Dukes v. StateAnnotate this Case
457 S.E.2d 556 (1995)
265 Ga. 422
DUKES v. The STATE.
Supreme Court of Georgia.
May 30, 1995.
*557 William Washington Larsen, Jr., Celia Larsen, Larsen & West, Dublin, for Dukes.
Ralph M. Walke, Dist. Atty., L. Craig Fraser, Asst. Dist. Atty., Dublin, for State.
A jury convicted William Shane Dukes, a wrecking service and body shop owner, of the unlawful taking of two automobiles whose bodies were found in junk yards and whose motors and transmissions were recovered from another wrecking service. The Court of Appeals affirmed his convictions for theft by taking. This court granted the writ of certiorari to decide whether a trial court may give a jury charge on an entire code section that defines a crime in two ways when the indictment alleges that the defendant committed the crime in only one way. Although we affirm one conviction, we reverse the second conviction because the jury charge violated due process by permitting the jury to convict Dukes of a theft for which he had no notice.
A grand jury indicted Dukes for the unlawful taking of a 1989 red Toyota Tercel that NationsBank had repossessed and a 1990 white Dodge Spirit that the state owned. A loan officer testified that she asked Dukes to put the repossessed car in storage, noticed on the next day that the car was gone, and reported the car stolen when Dukes said that he had not picked it up. Dukes' former employee testified that Dukes and he removed a 1989 Toyota Tercel from the bank's parking lot and that he saw a 1990 white Dodge Spirit at Dukes' garage. The evidence shows that a salvage company bought a 1989 Toyota Tercel's motor, transmission, and door from Dukes and a police officer recovered a 1990 Dodge Spirit's motor and transmission from the same company. The trial court gave a jury charge that quoted the entire theft-by-taking code section, defining the crime as either: 1) the unlawful taking of another's property, or 2) the unlawful appropriation of another's property while in lawful possession of it. No limiting instruction was given, and Dukes reserved his right to object to the jury charge. The jury convicted Dukes of two counts of theft by taking.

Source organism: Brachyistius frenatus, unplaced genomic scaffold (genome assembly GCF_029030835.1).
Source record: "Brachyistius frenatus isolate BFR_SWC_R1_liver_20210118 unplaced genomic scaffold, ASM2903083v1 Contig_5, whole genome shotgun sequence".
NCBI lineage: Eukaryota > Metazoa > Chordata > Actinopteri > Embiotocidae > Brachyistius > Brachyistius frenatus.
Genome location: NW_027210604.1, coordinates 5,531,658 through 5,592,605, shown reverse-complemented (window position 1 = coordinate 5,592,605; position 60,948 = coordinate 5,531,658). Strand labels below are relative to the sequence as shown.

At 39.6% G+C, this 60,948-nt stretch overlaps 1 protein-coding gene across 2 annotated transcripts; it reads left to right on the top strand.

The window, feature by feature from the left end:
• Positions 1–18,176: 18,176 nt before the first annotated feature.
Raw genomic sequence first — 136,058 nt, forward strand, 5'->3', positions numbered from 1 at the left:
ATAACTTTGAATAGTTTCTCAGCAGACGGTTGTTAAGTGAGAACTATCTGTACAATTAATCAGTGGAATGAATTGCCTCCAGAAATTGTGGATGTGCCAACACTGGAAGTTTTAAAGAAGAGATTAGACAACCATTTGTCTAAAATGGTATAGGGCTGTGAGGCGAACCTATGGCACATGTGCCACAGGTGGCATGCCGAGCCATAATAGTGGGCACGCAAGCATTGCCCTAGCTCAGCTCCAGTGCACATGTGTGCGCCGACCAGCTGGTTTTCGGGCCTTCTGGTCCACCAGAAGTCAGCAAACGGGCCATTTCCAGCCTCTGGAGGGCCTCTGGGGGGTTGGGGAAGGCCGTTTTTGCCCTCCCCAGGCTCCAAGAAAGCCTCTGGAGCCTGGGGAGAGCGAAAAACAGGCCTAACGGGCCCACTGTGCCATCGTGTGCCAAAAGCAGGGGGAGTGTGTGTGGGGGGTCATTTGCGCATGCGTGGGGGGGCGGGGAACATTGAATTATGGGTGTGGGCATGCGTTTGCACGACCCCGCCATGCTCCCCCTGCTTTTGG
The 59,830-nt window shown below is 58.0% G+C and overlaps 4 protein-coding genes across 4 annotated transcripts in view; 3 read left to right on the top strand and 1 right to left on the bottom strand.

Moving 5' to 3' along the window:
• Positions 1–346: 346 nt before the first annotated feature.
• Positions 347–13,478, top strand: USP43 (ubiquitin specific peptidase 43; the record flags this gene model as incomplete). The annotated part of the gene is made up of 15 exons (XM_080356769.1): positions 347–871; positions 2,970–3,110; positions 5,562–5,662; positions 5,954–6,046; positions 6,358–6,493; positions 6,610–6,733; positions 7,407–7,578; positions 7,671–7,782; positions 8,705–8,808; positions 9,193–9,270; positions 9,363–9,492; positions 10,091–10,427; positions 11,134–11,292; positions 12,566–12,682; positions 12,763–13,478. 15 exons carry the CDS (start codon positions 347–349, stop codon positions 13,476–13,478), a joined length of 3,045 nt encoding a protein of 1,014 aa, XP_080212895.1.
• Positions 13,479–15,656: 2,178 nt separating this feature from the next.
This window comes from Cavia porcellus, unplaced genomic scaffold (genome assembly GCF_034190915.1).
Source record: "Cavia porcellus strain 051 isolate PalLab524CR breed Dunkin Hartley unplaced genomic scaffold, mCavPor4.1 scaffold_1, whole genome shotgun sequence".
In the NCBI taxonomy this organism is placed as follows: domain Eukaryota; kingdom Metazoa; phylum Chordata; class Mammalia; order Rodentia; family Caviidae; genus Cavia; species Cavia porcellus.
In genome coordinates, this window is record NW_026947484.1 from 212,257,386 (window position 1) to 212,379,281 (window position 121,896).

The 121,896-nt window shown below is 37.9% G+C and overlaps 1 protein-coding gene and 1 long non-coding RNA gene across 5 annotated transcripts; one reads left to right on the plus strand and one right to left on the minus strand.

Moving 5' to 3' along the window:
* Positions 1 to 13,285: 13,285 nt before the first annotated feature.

In determining whether the difference between an indictment's allegation and the evidence at trial requires reversal of a criminal conviction, this court relies on a due process rationale. The proof at trial must correspond with the allegations so that defendants are notified of the charges brought against them. This notice enables them to present their defense without surprise and to *558 protect them against a second prosecution for the same offense.
This court applies the same due process analysis when the trial court's jury charge differs from the indictment. For example, if a jury charge recites the entire statutory definition of a crime and the indictment does not, the deviation may violate due process unless a limiting instruction is given. Without the remedial instruction, the conviction is defective because "there is a reasonable possibility that the jury convicted the defendant of the commission of a crime in a manner not charged in the indictment." Thus, we reversed a conviction for breach of the peace when the trial court charged the jury that the statute prohibited abusive language, when the indictment accused the defendant of violating the subsection that prohibited fighting words.